Peter Gilmore – the man who gave Australia its most iconic dessert of the 21st century, the snow egg – has done it again.
At his Quay restaurant in Sydney, he has curated a whole menu of non-alcoholic beverages and matched them with his spring offerings. Of course, you can still pair what you eat with wine; there are more than 500 Australian and international drops to choose from. But if you’re the dedicated driver at the end of this gastronomic journey then you might just want to stick to the non-grog concoctions.
There are many ways to experience the offerings at Quay – enjoy a three-course meal for lunch; a four-course menu for lunch or dinner; or, if you want to make an occasion of it, opt for the restaurant’s most decadent option, the eight-course dinner tasting menu. Whatever you do, both alcoholic and non-alcoholic pairings are at hand to enhance your experience. We opted for the tasting menu to offer you a glimpse of what’s cooking. Here are a few highlights.
An amuse-bouche of smoked eel sets the mood for the night. What the bite-sized morsel lacks in volume it more than makes up with taste, thanks to complex elements such as eggplant purée, dashi jelly and shaved radish creating a flavor sensation.
Ewe-milk curd, served with broad beans and infused with an apple-based dressing, kicks off the tasting menu, but it’s when you get to the beef course that things really get interesting. Small cubes of raw smoked Blackmore Wagyu arrive on a bed of horseradish crème fraîche, sprinkled with fermented-rye crisps and minuscule raw enoki mushrooms. The dish is suitably matched with house-made ginger beer, based on head chef Rob Kabboord’s Dutch grandmother’s recipe. While for wine-lovers it is paired with the creamy, pungent and light 2012 Picardy Chardonnay from Western Australia.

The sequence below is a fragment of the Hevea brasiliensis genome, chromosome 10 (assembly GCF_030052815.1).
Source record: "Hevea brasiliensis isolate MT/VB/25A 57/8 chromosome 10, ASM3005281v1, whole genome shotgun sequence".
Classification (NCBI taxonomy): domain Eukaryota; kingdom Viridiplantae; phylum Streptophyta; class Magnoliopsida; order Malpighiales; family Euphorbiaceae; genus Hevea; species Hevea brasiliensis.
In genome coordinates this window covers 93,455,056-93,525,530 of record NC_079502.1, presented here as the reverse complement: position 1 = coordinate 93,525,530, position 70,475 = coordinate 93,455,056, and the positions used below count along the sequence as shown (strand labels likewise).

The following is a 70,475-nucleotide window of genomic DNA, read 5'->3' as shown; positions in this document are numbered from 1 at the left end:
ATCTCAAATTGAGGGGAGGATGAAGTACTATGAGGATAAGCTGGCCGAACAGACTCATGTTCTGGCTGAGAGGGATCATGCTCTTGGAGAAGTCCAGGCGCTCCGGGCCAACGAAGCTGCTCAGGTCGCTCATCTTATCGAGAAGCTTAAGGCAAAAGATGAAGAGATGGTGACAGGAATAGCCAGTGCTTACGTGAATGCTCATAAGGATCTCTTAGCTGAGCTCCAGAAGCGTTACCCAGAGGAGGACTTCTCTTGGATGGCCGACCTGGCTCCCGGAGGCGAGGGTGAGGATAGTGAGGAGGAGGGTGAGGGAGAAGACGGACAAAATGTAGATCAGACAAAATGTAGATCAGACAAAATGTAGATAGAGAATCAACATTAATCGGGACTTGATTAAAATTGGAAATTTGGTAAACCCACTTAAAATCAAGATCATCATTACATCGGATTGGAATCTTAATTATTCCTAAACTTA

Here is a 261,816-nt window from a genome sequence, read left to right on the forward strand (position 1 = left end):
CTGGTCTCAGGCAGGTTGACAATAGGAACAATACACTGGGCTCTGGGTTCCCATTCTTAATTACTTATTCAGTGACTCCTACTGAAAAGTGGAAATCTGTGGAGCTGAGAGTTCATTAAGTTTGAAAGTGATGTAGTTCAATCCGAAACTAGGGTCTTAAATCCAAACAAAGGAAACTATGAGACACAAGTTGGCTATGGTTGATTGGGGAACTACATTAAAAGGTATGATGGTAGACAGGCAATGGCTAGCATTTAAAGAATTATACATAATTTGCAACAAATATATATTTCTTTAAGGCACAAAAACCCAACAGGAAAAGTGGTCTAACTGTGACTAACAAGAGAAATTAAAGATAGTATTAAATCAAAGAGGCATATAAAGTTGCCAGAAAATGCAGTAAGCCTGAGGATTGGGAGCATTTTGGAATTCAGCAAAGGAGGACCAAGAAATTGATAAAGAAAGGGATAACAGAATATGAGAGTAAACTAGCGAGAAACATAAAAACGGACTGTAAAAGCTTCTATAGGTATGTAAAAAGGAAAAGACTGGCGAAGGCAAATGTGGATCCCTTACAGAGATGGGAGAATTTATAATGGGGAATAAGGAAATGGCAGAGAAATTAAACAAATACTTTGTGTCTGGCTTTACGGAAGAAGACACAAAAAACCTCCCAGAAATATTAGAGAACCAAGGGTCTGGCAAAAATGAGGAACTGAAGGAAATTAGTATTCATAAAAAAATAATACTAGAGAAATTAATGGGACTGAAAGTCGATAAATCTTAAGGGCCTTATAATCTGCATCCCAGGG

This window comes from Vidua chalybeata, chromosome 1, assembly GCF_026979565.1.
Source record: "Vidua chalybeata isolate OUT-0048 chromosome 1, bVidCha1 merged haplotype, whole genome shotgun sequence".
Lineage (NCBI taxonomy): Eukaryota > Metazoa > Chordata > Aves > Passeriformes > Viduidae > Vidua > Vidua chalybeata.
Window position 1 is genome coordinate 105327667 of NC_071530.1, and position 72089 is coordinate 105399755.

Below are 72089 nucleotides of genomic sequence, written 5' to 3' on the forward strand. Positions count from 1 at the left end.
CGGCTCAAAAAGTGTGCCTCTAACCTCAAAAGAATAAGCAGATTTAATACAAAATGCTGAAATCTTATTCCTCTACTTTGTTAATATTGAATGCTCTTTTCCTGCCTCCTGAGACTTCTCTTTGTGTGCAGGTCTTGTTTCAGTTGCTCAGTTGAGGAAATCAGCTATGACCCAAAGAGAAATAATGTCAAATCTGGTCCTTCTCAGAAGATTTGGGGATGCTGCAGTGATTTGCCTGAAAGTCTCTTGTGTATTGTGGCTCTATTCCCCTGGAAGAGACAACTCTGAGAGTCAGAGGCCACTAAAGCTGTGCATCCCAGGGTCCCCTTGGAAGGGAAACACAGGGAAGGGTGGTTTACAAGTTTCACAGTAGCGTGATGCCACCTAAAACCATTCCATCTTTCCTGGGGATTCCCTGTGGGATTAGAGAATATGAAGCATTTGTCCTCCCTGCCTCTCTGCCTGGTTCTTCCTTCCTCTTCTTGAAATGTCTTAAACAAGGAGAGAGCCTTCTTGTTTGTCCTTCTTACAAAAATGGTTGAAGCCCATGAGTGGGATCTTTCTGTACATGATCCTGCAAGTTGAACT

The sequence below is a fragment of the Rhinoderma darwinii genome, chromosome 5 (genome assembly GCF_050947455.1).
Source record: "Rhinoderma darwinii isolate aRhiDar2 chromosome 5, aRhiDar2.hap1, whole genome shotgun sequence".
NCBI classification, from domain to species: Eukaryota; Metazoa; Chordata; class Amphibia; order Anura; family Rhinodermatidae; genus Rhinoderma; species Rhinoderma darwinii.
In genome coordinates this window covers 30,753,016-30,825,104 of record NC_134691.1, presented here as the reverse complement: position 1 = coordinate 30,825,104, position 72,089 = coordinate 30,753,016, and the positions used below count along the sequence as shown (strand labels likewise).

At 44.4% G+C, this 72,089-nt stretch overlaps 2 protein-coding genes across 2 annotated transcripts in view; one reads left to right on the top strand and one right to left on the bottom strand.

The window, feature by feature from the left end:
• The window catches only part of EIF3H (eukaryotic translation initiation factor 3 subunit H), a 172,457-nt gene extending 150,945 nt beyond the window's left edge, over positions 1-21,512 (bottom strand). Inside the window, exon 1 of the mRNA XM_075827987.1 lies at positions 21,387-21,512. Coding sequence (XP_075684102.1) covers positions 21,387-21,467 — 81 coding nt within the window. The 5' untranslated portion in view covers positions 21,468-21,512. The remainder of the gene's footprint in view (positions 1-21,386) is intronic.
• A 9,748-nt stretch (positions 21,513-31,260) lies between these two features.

Among the tasting menu’s more substantial courses are steamed King George whiting, squid, scallops and white turnips (paired with warm dashi; or the cool-bodied 2013 Tasmanian pinot blanc from Clarence House Estate) and Flinders Island lamb with capers and native greens (matched with a glass of chilled tomato broth; or the 2013 Caillard Mataro from Barossa Valley).
When it’s time for dessert, of course, the snow egg – berry-flavoured this time round – takes the cake. You can pair it with a rock melon and fresh pear juice concoction, or opt for the semi-sweet, semi-sparkling 2014 Balivet Bugey-Cerdon Jura from France.
Images: Nikki To